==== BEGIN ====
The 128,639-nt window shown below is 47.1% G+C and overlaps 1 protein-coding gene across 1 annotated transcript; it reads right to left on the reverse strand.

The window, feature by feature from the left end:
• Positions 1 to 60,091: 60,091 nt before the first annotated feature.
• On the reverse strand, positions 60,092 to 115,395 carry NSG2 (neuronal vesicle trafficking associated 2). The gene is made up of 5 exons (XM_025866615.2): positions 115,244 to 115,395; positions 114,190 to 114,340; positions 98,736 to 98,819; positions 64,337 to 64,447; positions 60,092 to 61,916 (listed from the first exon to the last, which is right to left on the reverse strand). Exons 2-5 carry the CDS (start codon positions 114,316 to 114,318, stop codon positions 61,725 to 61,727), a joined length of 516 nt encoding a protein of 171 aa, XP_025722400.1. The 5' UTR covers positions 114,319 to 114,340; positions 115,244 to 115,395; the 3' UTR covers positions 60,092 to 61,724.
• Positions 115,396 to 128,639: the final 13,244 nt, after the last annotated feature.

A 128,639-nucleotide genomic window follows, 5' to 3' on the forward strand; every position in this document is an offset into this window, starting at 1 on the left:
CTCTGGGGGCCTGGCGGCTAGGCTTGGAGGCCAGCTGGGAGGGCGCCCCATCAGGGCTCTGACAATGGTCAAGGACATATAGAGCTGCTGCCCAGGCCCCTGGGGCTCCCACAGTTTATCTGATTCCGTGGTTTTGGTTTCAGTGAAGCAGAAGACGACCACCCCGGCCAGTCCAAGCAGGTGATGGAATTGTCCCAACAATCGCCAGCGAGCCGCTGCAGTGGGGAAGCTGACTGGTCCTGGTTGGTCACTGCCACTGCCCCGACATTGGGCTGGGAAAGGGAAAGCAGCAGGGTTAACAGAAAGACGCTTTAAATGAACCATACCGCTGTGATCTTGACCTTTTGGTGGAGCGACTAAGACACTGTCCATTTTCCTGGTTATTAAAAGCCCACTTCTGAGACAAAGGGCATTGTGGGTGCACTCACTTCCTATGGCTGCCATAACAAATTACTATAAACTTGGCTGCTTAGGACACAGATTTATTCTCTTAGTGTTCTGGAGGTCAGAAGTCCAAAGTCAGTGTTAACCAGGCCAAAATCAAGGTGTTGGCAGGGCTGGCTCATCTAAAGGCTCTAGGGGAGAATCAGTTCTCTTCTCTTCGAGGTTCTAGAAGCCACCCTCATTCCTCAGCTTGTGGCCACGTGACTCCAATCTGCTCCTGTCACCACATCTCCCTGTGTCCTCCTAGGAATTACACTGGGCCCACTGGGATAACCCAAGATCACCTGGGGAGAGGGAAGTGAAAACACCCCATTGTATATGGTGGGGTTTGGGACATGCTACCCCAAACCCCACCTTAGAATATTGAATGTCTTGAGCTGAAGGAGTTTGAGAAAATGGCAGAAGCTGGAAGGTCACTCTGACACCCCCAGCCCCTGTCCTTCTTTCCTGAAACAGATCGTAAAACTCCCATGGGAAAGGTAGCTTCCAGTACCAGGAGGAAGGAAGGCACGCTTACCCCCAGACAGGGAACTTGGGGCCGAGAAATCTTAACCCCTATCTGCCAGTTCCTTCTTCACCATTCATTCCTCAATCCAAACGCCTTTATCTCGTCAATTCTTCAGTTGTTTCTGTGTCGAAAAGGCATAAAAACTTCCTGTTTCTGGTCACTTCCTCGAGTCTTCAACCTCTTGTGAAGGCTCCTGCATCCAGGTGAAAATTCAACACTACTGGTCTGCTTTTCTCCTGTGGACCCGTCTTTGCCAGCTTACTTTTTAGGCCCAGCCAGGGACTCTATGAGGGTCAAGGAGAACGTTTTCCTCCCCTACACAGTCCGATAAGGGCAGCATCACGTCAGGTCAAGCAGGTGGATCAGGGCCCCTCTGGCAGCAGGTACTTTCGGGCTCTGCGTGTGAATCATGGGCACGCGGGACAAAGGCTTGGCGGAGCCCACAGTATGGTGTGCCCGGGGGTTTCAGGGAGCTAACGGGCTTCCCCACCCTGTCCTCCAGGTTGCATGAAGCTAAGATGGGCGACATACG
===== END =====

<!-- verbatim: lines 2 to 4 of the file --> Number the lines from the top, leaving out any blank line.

The window, feature by feature from the left end:
• Positions 1 to 60,091: 60,091 nt before the first annotated feature.
• On the reverse strand, positions 60,092 to 115,395 carry NSG2 (neuronal vesicle trafficking associated 2). The gene is made up of 5 exons (XM_025866615.2): positions 115,244 to 115,395; positions 114,190 to 114,340; positions 98,736 to 98,819; positions 64,337 to 64,447; positions 60,092 to 61,916 (listed from the first exon to the last, which is right to left on the reverse strand). Exons 2-5 carry the CDS (start codon positions 114,316 to 114,318, stop codon positions 61,725 to 61,727), a joined length of 516 nt encoding a protein of 171 aa, XP_025722400.1. The 5' UTR covers positions 114,319 to 114,340; positions 115,244 to 115,395; the 3' UTR covers positions 60,092 to 61,724.